As it stands, the real estate industry is poorly equipped to support homeowners — both now and in the future. From mortgage brokerages to title companies, the industry itself is also poorly equipped to handle the many changes coming its way. At BHR, we believe the real estate industry needs a collaborative Web3 standard to advance, modernize and remain relevant to homeowners. Our litepaper explains why Blockchain Home Registry is the optimal solution to the many woes of a historically opaque, inflexible industry. Follow below for a brief synopsis.
Why Real Estate Needs a Collaborative Web3 Standard Like BHR
Real estate is the largest asset class in the world, yet the industry often fails to modernize by adopting new technologies. In many ways, the real estate industry is still stuck in the past. Even in 2022, real estate data is controlled by fragmented and competitive organizations.
With the current model in place, such organizations are not incentivized to share with one another. They often act as costly gatekeepers — preventing access to public information that should be readily available. We see this across real estate brokerages, lenders, mortgage brokers, Multiple Listing Services (MLS) providers, real estate technology companies, and more.
This lack of transparency means consumers are left in the dark. Homeowners maintain very little control over the facts and history around their own most significant asset. This is all because protectionist organizations are generally disinterested in facilitating a better consumer experience. They do not receive the support they need and deserve. Instead, each prospective buyer is responsible for uncovering the history of their future home on their own.
Blockchain Home Registry Supports Homeowners While Modernizing the Real Estate Industry
In short, Blockchain Home Registry (BHR) supports each homeowner’s right to control their data. At the same time, BHR modernizes the real estate industry through dozens of possible third-party integrations. The NFT each homeowner claims of their property provides them with privacy-controlled access to a permanent, transferable, historical record of their home. Homeowners can finally take control of their home’s data, leveraging it as they wish. As more data is added, home records will mature and grow organically.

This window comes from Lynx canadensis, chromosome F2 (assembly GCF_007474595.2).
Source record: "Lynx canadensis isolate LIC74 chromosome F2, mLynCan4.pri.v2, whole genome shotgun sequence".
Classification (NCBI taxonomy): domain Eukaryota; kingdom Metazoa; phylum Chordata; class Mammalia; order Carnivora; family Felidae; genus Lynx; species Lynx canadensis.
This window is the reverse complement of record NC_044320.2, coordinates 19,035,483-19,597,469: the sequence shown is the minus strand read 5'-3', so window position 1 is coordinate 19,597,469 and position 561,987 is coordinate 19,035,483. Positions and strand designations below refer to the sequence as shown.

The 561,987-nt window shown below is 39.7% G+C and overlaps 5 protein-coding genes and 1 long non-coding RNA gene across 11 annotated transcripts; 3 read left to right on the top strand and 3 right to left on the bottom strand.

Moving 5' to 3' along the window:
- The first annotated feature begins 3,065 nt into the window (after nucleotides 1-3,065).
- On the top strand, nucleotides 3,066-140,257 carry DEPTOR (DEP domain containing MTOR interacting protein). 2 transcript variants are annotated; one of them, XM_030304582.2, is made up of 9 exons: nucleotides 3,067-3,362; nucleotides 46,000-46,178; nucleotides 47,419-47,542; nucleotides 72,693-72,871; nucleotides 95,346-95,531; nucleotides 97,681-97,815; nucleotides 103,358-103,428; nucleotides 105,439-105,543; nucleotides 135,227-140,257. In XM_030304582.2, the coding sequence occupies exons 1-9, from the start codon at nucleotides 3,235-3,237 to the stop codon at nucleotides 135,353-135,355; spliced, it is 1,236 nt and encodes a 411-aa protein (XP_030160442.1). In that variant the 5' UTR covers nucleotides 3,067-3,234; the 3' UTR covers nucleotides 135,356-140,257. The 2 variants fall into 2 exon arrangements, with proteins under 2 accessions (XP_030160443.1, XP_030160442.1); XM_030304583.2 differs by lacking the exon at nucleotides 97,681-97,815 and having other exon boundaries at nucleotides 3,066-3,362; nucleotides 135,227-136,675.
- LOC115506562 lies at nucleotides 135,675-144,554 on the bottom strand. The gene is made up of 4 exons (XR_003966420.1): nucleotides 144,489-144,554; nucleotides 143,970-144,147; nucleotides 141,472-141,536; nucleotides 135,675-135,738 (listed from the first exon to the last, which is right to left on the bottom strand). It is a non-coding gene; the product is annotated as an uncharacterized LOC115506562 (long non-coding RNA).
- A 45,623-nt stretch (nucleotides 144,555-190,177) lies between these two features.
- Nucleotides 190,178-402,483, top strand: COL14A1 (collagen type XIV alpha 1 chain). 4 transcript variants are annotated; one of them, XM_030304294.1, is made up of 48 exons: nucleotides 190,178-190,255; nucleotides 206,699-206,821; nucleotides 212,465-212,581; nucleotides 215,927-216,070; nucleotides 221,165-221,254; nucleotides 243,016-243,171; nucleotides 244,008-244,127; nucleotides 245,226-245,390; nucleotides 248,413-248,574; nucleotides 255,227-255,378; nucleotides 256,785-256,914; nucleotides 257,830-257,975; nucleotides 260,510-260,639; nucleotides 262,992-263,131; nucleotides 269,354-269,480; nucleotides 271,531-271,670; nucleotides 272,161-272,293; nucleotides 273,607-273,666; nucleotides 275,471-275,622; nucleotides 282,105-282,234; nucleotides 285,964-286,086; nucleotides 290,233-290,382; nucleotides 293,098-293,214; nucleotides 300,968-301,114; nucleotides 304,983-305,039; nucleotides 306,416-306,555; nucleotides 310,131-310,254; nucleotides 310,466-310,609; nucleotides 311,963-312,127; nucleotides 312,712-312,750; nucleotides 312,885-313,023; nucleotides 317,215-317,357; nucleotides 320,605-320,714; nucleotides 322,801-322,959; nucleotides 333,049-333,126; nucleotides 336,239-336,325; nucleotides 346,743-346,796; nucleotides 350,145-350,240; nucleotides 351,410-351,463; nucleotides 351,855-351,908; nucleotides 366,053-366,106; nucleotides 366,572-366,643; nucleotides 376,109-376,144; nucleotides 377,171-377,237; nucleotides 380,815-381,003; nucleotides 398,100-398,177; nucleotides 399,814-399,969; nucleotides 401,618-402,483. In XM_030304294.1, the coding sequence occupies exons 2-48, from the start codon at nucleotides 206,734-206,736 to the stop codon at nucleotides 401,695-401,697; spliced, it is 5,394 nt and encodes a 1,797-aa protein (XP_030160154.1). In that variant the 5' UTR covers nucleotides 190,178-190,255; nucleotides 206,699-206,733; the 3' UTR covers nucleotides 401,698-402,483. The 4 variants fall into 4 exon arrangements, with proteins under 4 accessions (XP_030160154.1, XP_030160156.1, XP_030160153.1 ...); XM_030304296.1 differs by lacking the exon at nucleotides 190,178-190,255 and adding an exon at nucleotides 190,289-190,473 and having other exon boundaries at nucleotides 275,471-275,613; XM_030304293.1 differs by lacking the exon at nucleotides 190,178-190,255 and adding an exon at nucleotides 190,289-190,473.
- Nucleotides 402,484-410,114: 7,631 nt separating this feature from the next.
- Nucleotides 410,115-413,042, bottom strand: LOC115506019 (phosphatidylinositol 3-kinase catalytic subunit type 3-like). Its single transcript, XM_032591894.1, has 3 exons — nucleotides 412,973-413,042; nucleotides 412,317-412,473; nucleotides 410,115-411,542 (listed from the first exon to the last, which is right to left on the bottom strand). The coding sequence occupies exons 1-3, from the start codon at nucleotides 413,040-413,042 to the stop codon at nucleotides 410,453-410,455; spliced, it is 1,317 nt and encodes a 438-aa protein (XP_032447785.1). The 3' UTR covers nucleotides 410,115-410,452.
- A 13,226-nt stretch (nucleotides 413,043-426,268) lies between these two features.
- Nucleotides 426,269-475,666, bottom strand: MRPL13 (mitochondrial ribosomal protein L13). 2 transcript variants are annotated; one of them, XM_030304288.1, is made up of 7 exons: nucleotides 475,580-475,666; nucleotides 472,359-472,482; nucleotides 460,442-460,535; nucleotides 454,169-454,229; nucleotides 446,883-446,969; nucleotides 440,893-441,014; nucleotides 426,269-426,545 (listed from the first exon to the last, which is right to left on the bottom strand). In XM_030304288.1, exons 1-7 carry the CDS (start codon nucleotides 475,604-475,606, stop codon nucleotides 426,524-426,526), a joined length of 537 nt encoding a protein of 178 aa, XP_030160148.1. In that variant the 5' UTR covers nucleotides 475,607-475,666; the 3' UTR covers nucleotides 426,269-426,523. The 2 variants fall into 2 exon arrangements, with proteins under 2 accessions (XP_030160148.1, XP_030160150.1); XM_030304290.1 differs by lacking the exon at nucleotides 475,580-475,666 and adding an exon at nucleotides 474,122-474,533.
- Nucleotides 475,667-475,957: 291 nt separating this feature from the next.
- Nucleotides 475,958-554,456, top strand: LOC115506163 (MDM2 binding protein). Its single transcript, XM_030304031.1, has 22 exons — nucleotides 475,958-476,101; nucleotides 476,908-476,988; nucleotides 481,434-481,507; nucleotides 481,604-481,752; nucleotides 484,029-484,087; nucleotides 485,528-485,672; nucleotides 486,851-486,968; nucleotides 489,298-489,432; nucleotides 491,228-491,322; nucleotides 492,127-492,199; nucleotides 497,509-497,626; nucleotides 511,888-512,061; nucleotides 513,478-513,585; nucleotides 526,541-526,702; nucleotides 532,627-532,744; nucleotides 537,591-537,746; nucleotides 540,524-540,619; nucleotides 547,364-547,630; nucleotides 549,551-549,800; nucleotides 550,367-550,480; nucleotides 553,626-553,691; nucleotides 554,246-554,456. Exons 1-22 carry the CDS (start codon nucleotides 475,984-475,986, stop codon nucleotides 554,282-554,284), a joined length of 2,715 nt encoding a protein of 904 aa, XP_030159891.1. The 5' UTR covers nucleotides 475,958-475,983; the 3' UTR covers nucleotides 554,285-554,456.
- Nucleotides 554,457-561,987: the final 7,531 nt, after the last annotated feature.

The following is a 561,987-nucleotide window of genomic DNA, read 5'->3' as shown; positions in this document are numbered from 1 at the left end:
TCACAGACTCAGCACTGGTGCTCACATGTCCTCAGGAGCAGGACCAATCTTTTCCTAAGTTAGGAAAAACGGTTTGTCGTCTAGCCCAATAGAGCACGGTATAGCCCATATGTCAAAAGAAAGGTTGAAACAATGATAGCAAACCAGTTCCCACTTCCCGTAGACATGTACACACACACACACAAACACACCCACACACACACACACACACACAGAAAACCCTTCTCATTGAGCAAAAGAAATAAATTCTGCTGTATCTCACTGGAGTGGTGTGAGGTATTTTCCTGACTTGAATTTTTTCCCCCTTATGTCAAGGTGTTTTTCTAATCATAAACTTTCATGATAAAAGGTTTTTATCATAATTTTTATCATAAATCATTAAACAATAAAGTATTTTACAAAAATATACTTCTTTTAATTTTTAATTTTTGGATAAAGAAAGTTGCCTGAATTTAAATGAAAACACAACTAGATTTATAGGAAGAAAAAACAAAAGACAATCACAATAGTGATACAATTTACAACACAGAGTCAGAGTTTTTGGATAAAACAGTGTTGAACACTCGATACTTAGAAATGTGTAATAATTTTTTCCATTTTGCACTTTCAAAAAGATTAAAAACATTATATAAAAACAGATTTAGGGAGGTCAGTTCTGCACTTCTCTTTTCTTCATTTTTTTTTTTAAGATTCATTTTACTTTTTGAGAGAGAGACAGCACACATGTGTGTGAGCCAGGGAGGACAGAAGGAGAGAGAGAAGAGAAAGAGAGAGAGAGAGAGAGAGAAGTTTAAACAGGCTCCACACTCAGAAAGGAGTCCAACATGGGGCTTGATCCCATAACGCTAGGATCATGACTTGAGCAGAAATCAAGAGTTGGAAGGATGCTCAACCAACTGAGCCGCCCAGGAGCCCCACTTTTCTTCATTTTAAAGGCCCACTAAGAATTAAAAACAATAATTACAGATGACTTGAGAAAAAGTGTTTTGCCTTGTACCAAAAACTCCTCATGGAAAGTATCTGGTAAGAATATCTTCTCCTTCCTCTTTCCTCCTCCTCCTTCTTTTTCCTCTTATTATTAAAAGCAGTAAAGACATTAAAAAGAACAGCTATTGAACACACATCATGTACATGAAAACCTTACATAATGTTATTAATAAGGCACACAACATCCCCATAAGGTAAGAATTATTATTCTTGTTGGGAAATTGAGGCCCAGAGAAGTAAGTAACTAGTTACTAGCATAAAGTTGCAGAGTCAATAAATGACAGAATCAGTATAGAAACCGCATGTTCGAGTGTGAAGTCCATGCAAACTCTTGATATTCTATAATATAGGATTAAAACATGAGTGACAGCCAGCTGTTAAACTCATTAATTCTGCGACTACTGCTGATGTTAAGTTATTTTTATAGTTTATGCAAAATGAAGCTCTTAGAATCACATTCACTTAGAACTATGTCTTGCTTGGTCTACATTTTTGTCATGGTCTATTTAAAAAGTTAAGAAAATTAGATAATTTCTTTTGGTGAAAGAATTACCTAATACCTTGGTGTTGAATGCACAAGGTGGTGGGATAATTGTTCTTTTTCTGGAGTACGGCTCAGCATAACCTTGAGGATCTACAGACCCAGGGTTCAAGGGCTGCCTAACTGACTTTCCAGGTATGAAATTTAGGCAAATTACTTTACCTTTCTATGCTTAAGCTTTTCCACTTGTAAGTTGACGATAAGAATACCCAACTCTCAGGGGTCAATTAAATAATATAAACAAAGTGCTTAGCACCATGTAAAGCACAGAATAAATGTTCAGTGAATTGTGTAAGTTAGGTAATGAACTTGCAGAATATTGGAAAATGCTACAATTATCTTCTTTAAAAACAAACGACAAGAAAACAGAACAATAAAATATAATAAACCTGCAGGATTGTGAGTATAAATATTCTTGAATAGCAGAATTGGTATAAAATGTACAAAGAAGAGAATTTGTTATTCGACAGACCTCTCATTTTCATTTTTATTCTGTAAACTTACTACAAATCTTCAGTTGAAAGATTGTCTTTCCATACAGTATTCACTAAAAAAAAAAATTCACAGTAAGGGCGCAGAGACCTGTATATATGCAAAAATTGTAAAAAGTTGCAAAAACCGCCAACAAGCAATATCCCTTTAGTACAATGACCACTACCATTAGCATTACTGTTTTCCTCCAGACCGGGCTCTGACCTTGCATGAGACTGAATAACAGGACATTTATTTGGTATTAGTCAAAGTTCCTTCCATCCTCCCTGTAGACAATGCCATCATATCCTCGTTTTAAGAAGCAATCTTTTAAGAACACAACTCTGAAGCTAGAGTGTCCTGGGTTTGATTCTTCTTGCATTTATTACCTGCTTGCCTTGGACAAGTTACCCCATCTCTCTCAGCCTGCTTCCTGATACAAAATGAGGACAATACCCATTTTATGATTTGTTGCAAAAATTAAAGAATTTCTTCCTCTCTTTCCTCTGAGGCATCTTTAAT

We call the third parties that contribute data to this network “integrators.” As the network of data grows, so do the opportunities for new Integrators to build novel integrations. This creates a powerful flywheel effect for adoption and growth. Integrators include lenders, title companies, MLS, appraisers, home inspectors, insurers, home warranty companies, real estate brokerages, utility providers and more. All could better serve their clients and boost their business models by building integrations on top of BHR.
This presents a tremendous opportunity for innovation across the real estate industry. Integrations could lead to instantaneous borrowing and refinancing — plus seamless transfer of homeownership. They could eliminate costly repetitive tasks like title checks and appraisals — saving buyers, sellers and industry professionals time and money. The possibilities are truly endless.
Read the BHR Litepaper
To learn more about BHR and the future of real estate, read the BHR Litepaper here.